Association of Nations takes control of its environmental health and services

By Marc Lalonde

 Local Journalism Initiative Reporter

A group of Anishinaabe First Nations in Ontario will now be the true stewards of their own land after they officially took control of their own environmental services, drinking-water delivery and food safety, among other areas, the agency now in charge of those services announced last week.

The transfer of responsibility for food safety, safe drinking water, healthy housing, public facility inspections, waste and wastewater management, communicable disease control, and emergency preparedness and response were officially ceded to the Fort Frances Tribal Area Health Services Agency earlier this month

The transfer of EPHS puts decision-making power in the hands of Indigenous governments and organizations, who can then make their own choices about how to deliver programs and services in their communities. Fort Frances Tribal Area Health Services has assumed responsibility for food safety, safe drinking water, healthy housing, public facility inspections, waste and wastewater management, communicable disease control, and emergency preparedness.

Fort Frances Tribal Area Health Services CEO Kayla Caul-Chartier said the communities have long seen the importance of the health of the land and how it relates to the health of the people who live on it.

“Environmental health plays an important role in all aspects of well-being. We have long recognized the links between the health of the environment and the health of our people, which is rooted heavily in Anishinaabe traditions and cultural practice, and the responsibilities and relationship to the land,” she said. “With the guidance and partnership of our Anishinaabe Nations and Indigenous Services Canada, we are committed to an Indigenous-led Environmental Public Health program in Southern Treaty #3 that is responsive to the unique needs of each community and contributes to our vision of lifelong Mino ayawin.”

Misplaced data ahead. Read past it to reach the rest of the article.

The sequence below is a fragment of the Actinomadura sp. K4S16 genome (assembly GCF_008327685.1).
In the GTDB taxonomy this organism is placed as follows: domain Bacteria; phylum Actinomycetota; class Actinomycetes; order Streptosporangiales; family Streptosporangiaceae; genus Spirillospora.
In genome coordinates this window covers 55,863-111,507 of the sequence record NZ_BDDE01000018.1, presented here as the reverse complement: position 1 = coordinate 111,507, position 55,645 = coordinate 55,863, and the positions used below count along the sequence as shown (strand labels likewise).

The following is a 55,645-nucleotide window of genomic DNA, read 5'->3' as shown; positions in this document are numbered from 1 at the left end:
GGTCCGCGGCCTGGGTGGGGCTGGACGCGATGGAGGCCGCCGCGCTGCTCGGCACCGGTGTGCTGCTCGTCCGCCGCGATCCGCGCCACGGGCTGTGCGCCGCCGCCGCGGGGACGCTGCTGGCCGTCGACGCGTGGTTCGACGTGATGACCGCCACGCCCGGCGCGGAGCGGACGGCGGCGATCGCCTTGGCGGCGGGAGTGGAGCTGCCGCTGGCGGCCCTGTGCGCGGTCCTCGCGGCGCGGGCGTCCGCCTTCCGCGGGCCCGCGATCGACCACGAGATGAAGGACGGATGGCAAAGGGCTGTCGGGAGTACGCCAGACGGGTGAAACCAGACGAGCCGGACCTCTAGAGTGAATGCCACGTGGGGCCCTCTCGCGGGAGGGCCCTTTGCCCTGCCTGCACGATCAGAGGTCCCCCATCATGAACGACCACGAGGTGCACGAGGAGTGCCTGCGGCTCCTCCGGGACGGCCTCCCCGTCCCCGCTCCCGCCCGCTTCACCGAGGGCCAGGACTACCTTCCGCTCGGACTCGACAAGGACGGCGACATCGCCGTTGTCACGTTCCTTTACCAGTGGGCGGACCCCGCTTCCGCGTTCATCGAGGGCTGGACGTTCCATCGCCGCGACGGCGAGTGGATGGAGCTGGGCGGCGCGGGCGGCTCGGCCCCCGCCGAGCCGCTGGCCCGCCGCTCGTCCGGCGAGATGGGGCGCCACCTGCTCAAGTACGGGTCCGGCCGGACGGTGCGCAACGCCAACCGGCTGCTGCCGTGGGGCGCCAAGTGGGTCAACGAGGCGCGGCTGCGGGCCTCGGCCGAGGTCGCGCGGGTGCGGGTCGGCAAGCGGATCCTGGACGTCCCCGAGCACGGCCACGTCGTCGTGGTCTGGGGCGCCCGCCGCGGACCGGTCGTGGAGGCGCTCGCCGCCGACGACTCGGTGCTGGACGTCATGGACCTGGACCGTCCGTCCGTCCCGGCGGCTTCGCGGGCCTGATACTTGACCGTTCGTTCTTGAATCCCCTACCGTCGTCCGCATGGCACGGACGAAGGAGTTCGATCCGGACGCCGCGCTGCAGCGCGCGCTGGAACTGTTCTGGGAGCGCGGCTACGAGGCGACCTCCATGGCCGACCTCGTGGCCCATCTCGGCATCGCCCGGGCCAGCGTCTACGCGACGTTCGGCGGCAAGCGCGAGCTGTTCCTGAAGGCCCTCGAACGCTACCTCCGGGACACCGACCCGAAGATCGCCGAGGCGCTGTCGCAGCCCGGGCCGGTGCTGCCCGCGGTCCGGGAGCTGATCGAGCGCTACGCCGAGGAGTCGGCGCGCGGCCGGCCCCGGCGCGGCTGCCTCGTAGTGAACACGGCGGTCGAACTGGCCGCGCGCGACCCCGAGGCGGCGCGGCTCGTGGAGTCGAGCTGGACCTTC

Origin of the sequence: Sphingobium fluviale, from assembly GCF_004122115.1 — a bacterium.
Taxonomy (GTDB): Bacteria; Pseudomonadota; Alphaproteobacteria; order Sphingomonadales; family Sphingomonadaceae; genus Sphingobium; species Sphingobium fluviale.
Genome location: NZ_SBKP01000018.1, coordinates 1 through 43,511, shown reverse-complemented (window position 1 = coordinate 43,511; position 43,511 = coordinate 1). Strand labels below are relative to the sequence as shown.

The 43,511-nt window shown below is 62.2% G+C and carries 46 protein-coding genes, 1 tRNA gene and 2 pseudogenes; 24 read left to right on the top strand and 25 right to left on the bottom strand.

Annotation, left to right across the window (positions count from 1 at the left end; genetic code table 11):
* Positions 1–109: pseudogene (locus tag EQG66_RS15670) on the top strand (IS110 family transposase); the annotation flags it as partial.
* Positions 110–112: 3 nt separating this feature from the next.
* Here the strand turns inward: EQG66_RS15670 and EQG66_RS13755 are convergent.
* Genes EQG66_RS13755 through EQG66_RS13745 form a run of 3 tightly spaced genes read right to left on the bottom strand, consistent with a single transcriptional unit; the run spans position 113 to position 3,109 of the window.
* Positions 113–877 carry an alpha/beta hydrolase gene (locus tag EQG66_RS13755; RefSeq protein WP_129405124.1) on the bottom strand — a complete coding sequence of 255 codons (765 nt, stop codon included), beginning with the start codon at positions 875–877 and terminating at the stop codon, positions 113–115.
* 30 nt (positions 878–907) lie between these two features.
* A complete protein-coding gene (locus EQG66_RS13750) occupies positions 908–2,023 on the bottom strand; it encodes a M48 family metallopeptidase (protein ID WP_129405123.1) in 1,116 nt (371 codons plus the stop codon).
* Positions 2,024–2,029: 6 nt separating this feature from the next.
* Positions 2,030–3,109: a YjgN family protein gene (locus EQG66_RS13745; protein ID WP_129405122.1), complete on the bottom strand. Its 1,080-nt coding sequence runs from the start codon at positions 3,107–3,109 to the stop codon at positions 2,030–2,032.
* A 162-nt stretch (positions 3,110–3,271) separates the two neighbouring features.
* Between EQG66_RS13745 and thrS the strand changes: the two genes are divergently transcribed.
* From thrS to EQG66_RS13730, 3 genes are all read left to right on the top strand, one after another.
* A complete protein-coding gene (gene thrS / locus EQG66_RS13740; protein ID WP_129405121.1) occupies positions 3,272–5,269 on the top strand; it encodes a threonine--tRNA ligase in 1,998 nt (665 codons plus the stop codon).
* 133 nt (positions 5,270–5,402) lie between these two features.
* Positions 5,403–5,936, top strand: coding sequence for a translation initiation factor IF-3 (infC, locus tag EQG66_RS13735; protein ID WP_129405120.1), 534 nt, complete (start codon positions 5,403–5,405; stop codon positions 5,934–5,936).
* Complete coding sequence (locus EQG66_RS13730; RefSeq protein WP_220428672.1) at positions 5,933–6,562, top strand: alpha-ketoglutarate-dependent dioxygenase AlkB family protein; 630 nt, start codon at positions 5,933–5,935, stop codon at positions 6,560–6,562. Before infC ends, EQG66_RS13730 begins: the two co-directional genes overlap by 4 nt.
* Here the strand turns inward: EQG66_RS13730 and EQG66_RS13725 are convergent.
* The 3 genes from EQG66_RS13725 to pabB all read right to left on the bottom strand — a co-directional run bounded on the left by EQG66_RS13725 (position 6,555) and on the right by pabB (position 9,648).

The agency will be in charge of delivering services to Mishkosiminziibiing First Nation, Couchiching First Nation, Chima’aganing First Nation, Mitaanjigamiing First Nation, Zhingwaako Zaaga’ Igan First Nation, Naicatchewenin First Nation Ojibways of Onigaming First Nation Nigigoonsiminikaaning First Nation, Manidoo Baa Witi Gong First Nation and to the Anishinaabeg of Naongashiing.

Federal Indigenous Services minister Patty Hajdu said the transfer of responsibility to the agency will allow for better services for those in the 10 communities involved.

“This transfer of environmental public health services provides flexibility to Fort Frances Tribal Area Health Services to institute program priorities based on their seven core values for Mino ayawin (good health) in the ten First Nations communities they support,”  she said. “Indigenous-led design, delivery and control of services is critical in creating better outcomes for First Nations communities, and this transfer of services is a leading example that others can now follow.”

 Marc Lalonde  is a Local Journalism Initiative reporter who works out of the  IORI:WASE. The Local Journalism Initiative is funded by the Government of Canada.

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